In a previous post I’ve described the partitions used by a ESXi installation (see ESXi – Partitions layout of system disk). Partitions are formatted with a FAT16 filesystem, but the ESXi files are stored into the banks partitions with a specific system that consist in some compressed archives containing the required files or more archives (as also described in the yesterday’s post about the reset of the root password). More details on the filesystem used is on the first number of the VMware Technical Journal, in the paper: VisorFS: A Special-purpose File System for Efficient […]

Reset the root password with ESX 3.x was quite simple, just because the service console was a partition writable a live CD… With ESX 4.x it was a little more complicated (the service console was basically a vmdk). But with ESXi things are more complicated, due to the partition layout, that ESXi works in RAM and that all configurations files are stored in the banks it special archive files. The file containing the password hashes is called “shadow” and it is is contained in  a nested structure of archives inside the state.tgz file.

As most people know, Intel adopt a Tick Tock model for processors development: a tick advances manufacturing technology, a tock delivers new microarchitecture. Usually this mean that a tick means processors with more frequency speed (sometimes also more cores and/or more cache) and a tock means usually new features (but not necessary more frequency speed and/or more cache/cores). But when a new generation (tick or tock) as been introduced, after some months, this usually means cheaper processors (or at similar price) compared to previous generation. Now a possible confusion could be generated by the Westmere […]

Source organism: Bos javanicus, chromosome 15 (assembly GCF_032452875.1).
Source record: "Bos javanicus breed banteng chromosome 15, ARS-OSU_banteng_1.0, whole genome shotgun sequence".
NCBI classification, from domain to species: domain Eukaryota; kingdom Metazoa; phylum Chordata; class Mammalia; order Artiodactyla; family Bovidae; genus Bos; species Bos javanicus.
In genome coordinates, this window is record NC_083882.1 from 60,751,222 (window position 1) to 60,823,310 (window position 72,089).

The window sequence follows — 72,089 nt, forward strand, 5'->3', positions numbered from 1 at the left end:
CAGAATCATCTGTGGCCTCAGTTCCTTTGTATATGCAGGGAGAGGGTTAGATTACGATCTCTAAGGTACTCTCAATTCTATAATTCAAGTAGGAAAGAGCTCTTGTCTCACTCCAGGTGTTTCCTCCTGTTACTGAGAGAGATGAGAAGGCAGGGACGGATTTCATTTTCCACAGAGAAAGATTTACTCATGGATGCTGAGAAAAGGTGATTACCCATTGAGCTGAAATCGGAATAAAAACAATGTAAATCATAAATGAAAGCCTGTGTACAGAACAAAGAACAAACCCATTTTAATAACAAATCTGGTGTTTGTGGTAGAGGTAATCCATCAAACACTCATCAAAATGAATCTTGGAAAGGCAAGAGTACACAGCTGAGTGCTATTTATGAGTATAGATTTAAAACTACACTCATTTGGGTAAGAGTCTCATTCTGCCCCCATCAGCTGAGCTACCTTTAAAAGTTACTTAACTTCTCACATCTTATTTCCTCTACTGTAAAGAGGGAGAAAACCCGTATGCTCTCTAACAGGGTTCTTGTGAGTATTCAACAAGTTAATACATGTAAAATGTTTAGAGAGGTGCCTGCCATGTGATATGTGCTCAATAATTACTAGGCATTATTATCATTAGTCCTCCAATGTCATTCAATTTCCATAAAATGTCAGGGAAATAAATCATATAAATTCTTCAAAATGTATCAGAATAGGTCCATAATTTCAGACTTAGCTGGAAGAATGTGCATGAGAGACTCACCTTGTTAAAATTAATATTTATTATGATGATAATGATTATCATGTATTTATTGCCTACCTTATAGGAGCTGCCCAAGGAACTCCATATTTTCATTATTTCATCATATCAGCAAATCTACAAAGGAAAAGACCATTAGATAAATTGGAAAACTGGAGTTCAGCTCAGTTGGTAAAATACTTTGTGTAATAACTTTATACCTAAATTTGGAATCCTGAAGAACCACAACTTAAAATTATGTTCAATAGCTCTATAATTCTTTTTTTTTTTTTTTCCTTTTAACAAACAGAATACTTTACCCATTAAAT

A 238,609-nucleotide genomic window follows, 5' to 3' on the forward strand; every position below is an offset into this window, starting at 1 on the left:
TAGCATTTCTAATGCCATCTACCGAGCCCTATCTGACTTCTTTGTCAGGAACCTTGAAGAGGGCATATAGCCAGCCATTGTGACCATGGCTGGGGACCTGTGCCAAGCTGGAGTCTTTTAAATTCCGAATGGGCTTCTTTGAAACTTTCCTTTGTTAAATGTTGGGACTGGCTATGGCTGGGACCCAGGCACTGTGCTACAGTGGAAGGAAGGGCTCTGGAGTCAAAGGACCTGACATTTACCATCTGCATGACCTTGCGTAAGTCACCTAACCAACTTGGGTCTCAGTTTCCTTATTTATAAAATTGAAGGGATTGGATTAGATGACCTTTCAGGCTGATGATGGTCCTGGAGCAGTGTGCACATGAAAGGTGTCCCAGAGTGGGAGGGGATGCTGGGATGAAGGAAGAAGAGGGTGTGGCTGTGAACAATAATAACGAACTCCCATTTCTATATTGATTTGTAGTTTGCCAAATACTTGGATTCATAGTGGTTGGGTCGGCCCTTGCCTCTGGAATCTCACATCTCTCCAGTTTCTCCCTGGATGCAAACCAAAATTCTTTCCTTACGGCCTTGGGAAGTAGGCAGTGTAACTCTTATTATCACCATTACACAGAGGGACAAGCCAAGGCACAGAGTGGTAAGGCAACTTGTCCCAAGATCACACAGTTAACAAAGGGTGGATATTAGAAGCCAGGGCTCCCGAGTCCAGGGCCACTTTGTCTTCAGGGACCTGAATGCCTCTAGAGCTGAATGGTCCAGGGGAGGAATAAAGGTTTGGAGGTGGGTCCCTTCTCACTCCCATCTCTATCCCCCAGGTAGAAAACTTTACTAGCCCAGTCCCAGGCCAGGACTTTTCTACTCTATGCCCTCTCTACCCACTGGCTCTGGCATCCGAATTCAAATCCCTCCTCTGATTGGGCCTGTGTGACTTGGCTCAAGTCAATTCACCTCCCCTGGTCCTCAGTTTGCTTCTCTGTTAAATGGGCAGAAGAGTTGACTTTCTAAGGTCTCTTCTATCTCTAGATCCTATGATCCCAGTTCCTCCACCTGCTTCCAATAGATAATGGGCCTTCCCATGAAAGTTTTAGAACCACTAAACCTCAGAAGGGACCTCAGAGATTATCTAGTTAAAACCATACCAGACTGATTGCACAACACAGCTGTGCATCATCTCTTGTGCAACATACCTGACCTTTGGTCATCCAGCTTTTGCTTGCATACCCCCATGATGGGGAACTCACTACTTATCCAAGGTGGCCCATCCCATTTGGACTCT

Microsoft has recently made some changed in certifications and also has introduced new paths, like the new MCSE: Private Cloud certification. The path has the following requirements: become a MCSA: Windows Server 2008 pass the Exam 247: Configuring and Deploying a Private Cloud with System Center 2012 (Until January 31, 2013, Exam 70-659 may be taken in place of 70-247) pass the Exam 246: Monitoring and Operating a Private Cloud with System Center 2012 Note The Private Cloud certification requires candidates to show continued ability to perform in this technology area by completing a recertification […]